Three teenage girls lost in the world of smartphone apps and messaging. Photo: In Pictures Ltd. / Corbis via Getty Images

A New York Times investigation revealed that an approximate 48 million Twitter users are fake profiles "designed to simulate real people," which can be sold to customers trying to gain more followers.

Why it matters: Per the Times, the fake accounts "can help sway advertising audiences and reshape political debates. They can defraud businesses and ruin reputations." And, they're made to imitate real people, who may also be on Twitter, and haven't given permission for their photos or names to be used.

The buyers
  • Devumi, a company that sells at least 3.5 million fake Twitter accounts as followers to anyone trying to "exert influence online," has sold to people like former Baltimore Ravens star Ray Lewis, a reporter at Breitbart, and even a board member at Twitter, Martha Lane Fox.
  • People can make real money from how many followers they have. Social media influencers can earn thousands of dollars depending on how many people are seeing their "promotional tweet," the Times reports.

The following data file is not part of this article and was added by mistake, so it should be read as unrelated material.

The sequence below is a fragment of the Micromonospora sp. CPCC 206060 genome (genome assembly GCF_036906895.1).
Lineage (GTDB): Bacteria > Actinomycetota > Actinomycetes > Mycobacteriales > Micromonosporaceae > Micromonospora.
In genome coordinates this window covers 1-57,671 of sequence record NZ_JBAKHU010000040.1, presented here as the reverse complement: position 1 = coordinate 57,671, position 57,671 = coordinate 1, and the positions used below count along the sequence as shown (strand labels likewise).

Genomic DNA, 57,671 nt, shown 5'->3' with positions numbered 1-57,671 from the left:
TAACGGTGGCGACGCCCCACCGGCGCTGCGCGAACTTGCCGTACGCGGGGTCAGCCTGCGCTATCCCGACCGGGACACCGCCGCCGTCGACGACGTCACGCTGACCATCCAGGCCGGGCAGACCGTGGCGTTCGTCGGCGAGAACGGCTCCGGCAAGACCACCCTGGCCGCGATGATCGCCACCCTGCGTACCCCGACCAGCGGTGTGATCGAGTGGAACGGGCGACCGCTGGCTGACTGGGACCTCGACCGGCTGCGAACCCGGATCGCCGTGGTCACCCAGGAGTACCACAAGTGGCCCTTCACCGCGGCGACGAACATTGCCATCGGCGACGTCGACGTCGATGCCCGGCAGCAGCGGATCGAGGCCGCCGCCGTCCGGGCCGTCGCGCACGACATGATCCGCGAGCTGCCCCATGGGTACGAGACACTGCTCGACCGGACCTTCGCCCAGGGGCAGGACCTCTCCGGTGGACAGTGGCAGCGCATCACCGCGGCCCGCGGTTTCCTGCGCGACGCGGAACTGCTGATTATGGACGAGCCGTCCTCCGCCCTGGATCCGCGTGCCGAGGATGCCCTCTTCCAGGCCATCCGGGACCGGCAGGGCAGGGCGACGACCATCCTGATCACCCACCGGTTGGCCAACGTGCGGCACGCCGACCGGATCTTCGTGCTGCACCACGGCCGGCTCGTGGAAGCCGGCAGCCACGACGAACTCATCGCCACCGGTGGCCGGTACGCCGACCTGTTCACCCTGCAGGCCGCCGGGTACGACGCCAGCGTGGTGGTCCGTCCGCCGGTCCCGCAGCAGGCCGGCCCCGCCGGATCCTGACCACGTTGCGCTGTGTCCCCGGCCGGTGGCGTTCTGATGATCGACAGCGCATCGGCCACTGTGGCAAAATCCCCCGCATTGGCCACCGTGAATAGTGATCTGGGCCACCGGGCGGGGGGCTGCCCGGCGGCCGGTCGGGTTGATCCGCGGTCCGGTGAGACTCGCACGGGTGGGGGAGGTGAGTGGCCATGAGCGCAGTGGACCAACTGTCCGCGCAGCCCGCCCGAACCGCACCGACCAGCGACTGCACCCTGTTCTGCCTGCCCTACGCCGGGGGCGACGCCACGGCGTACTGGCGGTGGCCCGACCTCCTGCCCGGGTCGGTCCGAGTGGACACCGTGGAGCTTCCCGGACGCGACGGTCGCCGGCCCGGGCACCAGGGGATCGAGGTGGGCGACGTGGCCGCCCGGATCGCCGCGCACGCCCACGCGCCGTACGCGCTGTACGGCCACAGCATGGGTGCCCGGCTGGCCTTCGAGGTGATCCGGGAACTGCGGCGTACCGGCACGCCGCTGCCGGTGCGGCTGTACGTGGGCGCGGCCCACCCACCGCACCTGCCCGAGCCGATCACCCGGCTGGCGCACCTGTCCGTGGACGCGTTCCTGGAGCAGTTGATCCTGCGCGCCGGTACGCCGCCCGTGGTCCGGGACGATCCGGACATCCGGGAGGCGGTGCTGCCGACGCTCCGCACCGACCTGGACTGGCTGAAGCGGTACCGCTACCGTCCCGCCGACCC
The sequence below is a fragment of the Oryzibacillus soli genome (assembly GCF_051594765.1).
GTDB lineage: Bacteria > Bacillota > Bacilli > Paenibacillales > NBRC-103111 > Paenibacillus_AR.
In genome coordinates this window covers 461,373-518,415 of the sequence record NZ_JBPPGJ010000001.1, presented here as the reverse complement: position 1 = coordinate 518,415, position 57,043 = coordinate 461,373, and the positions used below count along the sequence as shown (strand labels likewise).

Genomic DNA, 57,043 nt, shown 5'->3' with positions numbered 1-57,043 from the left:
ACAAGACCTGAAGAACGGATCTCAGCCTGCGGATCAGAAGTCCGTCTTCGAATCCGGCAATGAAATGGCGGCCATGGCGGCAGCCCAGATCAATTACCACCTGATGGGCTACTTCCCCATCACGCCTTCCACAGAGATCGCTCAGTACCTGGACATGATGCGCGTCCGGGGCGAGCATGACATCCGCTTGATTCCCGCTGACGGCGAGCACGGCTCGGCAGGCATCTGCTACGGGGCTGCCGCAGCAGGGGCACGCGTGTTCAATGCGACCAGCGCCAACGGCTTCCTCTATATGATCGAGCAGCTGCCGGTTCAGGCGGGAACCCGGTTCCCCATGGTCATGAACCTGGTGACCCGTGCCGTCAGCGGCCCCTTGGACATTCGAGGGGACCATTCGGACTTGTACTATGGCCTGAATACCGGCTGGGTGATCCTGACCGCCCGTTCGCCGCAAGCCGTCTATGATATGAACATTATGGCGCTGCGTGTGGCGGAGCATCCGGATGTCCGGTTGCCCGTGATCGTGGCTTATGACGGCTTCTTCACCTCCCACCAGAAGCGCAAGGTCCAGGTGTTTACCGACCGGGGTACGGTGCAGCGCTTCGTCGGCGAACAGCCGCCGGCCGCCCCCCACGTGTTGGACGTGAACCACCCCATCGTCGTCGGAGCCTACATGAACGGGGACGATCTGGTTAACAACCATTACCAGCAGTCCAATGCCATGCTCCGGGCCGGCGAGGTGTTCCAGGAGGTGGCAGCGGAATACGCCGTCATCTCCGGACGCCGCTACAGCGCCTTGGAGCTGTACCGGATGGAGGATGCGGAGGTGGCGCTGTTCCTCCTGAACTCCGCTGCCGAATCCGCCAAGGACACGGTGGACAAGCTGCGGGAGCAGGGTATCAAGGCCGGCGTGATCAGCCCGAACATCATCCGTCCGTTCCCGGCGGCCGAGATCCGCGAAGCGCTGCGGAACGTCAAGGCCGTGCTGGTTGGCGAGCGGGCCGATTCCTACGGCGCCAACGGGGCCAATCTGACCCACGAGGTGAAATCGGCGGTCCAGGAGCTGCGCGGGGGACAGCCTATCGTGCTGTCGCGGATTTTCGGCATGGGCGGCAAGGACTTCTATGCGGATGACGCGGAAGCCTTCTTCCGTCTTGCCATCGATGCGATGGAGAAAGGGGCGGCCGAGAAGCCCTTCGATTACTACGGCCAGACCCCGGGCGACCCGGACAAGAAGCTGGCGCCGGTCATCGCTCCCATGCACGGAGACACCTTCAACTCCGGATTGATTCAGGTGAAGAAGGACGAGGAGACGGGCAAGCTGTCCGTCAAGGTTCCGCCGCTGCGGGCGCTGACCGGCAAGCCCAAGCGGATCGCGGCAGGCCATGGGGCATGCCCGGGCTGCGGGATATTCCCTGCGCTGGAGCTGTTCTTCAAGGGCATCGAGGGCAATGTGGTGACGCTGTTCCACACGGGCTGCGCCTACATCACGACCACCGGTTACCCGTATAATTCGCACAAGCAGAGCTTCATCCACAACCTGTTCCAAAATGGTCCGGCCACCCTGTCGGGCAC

• Some Devumi costumers are making purchases for work. One buyer, Marcus Holmlund, was hired as a social media manager for a modeling agency. He began buying followers when its "Twitter following didn't grow fast enough."
The impact
  • One woman, Whitney Wolfe, stopped using her Twitter account in 2014. But by that point, "a fake account copying her personal information had been created." It retweeted things she didn't support, like "pictures of women in thongs" and "pictures of women's chests."
  • Another victim, Salle Ingle, said she was "really grateful" that no potential employers saw the fake account imitating her when she was applying for jobs.
The rules
  • Twitter "strictly prohibits" buying or selling interaction and followers.
  • Per the Times, Devumi CEO German Calas denied that the company was selling fake followers.
  • The Devumi website, however, says: "Our followers look like any other followers...the only way anyone will know is if you tell them," the Times reports.

The bottom line: The fake accounts being sold are imitating real people, with only slight changes in usernames or photos. Per the Times, the accounts "borrowed social identities from Twitter users" all over the world, "from adults and minors alike." A former Twitter engineer told the Times: "Twitter as a social network was designed with almost no accountability."

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